Atlanta Federal Reserve Bank President Dennis Lockhart said on Thursday the U.S. economic recovery has started and the Fed could stop short of buying the full amount of mortgage-related securities it said it would buy to boost the economy.
Programs to buy $200 billion of mortgage-agency debt and $1.25 trillion of mortgage-backed securities were deliberately described as able to purchase up to those amounts, Lockhart told reporters after speaking at the World Affairs Council of Jacksonville.
That caveat was intended to give policy-makers flexibility in ending the programs short of the full target amount should conditions warrant, he said.
So it's not inconceivable that we'll decide to do less, Lockhart said.
The Fed has bought $836 billion in mortgage-backed securities and $122 billion in agency notes, according to the most recent information.
The Atlanta Fed president, a voter on the Fed's policy setting committee, joins Richmond Fed President Jeffrey Lacker in suggesting the central bank might curtail its purchases because the recovering economy may no longer need additional stimulus. The Fed launched the securities buying initiatives as an alternative to cutting interest rates, which it had already cut to near zero.
Lockhart said he expects the Fed to discuss how best to phase out the mortgage-related securities buying program, which ends in December, at its next meeting September 22-23.
He said the U.S. economic recovery had begun but that it would likely be a period of sluggish growth.
Overall, the U.S. economy is improving but still fragile, Lockhart said in his speech.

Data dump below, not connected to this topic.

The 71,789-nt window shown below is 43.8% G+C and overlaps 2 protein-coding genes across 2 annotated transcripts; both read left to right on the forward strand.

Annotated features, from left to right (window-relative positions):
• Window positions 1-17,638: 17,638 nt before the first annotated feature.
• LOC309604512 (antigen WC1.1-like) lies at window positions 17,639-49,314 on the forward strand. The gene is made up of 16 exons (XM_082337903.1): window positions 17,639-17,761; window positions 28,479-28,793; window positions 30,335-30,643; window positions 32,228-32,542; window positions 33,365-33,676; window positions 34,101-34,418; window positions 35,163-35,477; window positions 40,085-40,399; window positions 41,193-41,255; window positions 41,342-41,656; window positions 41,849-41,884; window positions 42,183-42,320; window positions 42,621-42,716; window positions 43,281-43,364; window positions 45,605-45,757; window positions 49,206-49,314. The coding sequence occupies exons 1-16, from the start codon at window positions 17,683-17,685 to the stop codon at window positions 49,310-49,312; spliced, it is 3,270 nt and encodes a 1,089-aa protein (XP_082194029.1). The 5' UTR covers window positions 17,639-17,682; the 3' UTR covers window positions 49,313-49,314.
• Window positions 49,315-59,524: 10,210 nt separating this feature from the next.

Stabilization is proceeding, and the first stages of recovery are under way, he said.
The Atlanta Fed president said the Fed has been able to respond aggressively to the financial crisis without raising inflation expectations because it has a reputation for independence from political influence.
He said that information disclosure requirements for the Fed should not go so far as to open the monetary policy process to short-term political considerations.
I welcome further discussion on ways the Fed can be more accountable and transparent but always within the context of maintaining ... monetary policy independence, he said.
Congress is considering a measure that would expose Fed actions to greater scrutiny.
Lockhart, a voter on the Fed's policy-setting panel this year, said over the medium term he sees a slow recovery as financial markets heal and the economy adjusts to businesses holding leaner inventories and to more frugal consumers.
Often a deep recession is followed by a sharp rebound in business and overall economic activity, he said. At least beyond the third quarter, I do not foresee this trajectory.
Rising defaults and falling property values in commercial real estate pose a risk to the outlook, Lockhart warned.
Inflation should remain contained for some time, he said.
Fed officials have been cautiously optimistic in recent comments that the recession, which began in December 2007, may have ended. However, officials consistently warn they expect only sluggish growth accompanied by high unemployment in the months ahead.
The central bank has said it will keep benchmark interest rates, which are near zero, at an exceptionally low level for a long time to support the recovery. Even so, the Fed moved at its August meeting to phase out its one of its emergency programs.
(Reporting by Mark Felsenthal; Editing by Chizu Nomiyama)